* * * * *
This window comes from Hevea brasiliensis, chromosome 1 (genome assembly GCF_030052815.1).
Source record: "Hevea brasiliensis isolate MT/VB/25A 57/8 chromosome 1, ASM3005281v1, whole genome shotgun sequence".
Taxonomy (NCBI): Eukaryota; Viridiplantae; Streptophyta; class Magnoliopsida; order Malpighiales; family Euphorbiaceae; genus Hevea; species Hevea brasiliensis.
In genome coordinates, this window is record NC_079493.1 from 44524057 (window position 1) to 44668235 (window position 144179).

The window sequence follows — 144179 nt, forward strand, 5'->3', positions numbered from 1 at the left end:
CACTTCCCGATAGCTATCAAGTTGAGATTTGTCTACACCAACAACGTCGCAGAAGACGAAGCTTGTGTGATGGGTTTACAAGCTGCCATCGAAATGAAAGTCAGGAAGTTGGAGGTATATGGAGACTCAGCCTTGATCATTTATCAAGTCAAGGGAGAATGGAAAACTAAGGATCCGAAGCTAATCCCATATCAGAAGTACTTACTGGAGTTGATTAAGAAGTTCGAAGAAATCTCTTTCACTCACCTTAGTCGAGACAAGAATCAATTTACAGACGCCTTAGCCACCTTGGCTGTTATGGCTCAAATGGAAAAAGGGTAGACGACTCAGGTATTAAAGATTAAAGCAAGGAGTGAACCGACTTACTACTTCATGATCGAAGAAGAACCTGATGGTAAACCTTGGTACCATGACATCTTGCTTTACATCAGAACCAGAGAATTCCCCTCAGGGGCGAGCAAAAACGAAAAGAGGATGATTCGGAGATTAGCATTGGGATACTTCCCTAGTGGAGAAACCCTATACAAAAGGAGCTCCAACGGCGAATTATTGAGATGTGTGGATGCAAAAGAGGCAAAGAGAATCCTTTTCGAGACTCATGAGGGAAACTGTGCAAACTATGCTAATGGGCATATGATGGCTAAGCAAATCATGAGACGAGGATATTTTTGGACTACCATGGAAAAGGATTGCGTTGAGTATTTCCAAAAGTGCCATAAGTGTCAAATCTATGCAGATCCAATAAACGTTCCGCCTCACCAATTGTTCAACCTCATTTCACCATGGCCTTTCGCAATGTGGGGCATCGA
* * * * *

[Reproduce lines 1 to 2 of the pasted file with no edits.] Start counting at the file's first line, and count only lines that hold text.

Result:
This window comes from Hevea brasiliensis, chromosome 1 (genome assembly GCF_030052815.1).
Source record: "Hevea brasiliensis isolate MT/VB/25A 57/8 chromosome 1, ASM3005281v1, whole genome shotgun sequence".